E-commerce relies on the ability to send information securely -- encryption tries to make that possible.

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When we use the Internet, we're not always just clicking around and passively taking in information, such as reading news articles or blog posts -- a great deal of our time online involves sending others our own information. Ordering something over the Internet, whether it's a book, a CD or anything else from an online vendor, or signing up for an online account, requires entering in a good deal of sensitive personal information. A typical transaction might include not only our names, e-mail addresses and physical address and phone number, but also passwords and personal identification numbers (PINs).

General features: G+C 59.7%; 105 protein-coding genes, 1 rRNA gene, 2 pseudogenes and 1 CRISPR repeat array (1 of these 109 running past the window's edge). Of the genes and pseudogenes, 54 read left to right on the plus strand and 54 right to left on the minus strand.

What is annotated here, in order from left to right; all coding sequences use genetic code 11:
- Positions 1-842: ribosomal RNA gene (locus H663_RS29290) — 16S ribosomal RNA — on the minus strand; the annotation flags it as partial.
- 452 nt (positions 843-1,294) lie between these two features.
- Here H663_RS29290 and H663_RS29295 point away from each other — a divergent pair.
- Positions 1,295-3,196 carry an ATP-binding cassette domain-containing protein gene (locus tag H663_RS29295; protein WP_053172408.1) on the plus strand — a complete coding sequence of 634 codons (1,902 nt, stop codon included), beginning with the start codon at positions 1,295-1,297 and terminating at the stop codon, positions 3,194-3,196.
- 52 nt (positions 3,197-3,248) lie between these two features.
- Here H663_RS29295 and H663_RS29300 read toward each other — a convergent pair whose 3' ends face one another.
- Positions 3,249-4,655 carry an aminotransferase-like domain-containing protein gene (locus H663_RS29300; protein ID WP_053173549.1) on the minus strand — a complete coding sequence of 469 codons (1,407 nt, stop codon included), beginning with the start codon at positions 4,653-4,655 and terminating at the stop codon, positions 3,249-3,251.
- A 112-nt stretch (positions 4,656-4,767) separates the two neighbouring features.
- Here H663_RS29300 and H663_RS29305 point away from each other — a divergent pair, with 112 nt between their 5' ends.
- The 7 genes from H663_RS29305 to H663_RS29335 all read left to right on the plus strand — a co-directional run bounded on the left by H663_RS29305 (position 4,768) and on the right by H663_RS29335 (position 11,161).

The incredible growth of the Internet has excited businesses and consumers alike with its promise of changing the way we live and work. It's extremely easy to buy and sell goods all over the world while sitting in front of a laptop. But security is a major concern on the Internet, especially when you're using it to send sensitive information between parties.

Let's face it, there's a whole lot of information that we don't want other people to see, such as:

  • Credit-card information
  • Social Security numbers
  • Private correspondence
  • Personal details
  • Sensitive company information
  • Bank-account information ¬≠

­Information security is provided on computers and over the Internet by a variety of methods. A simple but straightforward security method is to only keep sensitive information on removable storage media like portable flash memory drives or external hard drives. But the most popular forms of security all rely on encryption, the process of encoding information in such a way that only the person (or computer) with the key can decode it.

In this article, you will learn about encryption and authentication. You will also learn about public-key and symmetric-key systems, as well as hash algorithms.­